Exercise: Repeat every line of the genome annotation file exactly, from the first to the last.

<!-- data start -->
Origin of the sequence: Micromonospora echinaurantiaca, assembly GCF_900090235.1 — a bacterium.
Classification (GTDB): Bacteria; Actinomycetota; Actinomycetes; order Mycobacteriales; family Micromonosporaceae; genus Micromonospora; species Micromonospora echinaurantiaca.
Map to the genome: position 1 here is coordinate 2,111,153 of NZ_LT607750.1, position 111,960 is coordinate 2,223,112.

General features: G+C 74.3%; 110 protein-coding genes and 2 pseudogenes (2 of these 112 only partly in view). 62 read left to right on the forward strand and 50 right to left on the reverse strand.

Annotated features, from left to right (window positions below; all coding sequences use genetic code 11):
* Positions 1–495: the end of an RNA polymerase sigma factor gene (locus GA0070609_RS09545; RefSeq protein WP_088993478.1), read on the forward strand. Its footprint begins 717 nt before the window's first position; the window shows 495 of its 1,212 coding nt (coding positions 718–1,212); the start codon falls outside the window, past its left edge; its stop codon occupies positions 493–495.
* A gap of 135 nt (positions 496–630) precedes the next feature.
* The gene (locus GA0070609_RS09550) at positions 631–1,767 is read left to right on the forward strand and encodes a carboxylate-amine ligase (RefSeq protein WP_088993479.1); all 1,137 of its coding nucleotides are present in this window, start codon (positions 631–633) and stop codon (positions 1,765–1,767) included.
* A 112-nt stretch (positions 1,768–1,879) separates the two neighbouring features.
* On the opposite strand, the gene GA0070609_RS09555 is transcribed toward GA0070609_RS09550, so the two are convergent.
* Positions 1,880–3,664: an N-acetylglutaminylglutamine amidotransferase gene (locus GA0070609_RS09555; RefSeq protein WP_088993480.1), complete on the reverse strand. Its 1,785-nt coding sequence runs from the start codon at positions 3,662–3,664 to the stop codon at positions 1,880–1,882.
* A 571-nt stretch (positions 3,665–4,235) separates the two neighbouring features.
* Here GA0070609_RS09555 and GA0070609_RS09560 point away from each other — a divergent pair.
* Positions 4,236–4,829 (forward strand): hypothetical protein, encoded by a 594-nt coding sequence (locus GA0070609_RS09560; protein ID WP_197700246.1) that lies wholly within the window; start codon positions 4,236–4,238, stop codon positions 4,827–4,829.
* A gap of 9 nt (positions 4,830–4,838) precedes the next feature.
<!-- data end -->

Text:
Origin of the sequence: Micromonospora echinaurantiaca, assembly GCF_900090235.1 — a bacterium.
Classification (GTDB): Bacteria; Actinomycetota; Actinomycetes; order Mycobacteriales; family Micromonosporaceae; genus Micromonospora; species Micromonospora echinaurantiaca.
Map to the genome: position 1 here is coordinate 2,111,153 of NZ_LT607750.1, position 111,960 is coordinate 2,223,112.

General features: G+C 74.3%; 110 protein-coding genes and 2 pseudogenes (2 of these 112 only partly in view). 62 read left to right on the forward strand and 50 right to left on the reverse strand.

Annotated features, from left to right (window positions below; all coding sequences use genetic code 11):
* Positions 1–495: the end of an RNA polymerase sigma factor gene (locus GA0070609_RS09545; RefSeq protein WP_088993478.1), read on the forward strand. Its footprint begins 717 nt before the window's first position; the window shows 495 of its 1,212 coding nt (coding positions 718–1,212); the start codon falls outside the window, past its left edge; its stop codon occupies positions 493–495.
* A gap of 135 nt (positions 496–630) precedes the next feature.
* The gene (locus GA0070609_RS09550) at positions 631–1,767 is read left to right on the forward strand and encodes a carboxylate-amine ligase (RefSeq protein WP_088993479.1); all 1,137 of its coding nucleotides are present in this window, start codon (positions 631–633) and stop codon (positions 1,765–1,767) included.
* A 112-nt stretch (positions 1,768–1,879) separates the two neighbouring features.
* On the opposite strand, the gene GA0070609_RS09555 is transcribed toward GA0070609_RS09550, so the two are convergent.
* Positions 1,880–3,664: an N-acetylglutaminylglutamine amidotransferase gene (locus GA0070609_RS09555; RefSeq protein WP_088993480.1), complete on the reverse strand. Its 1,785-nt coding sequence runs from the start codon at positions 3,662–3,664 to the stop codon at positions 1,880–1,882.
* A 571-nt stretch (positions 3,665–4,235) separates the two neighbouring features.
* Here GA0070609_RS09555 and GA0070609_RS09560 point away from each other — a divergent pair.
* Positions 4,236–4,829 (forward strand): hypothetical protein, encoded by a 594-nt coding sequence (locus GA0070609_RS09560; protein ID WP_197700246.1) that lies wholly within the window; start codon positions 4,236–4,238, stop codon positions 4,827–4,829.
* A gap of 9 nt (positions 4,830–4,838) precedes the next feature.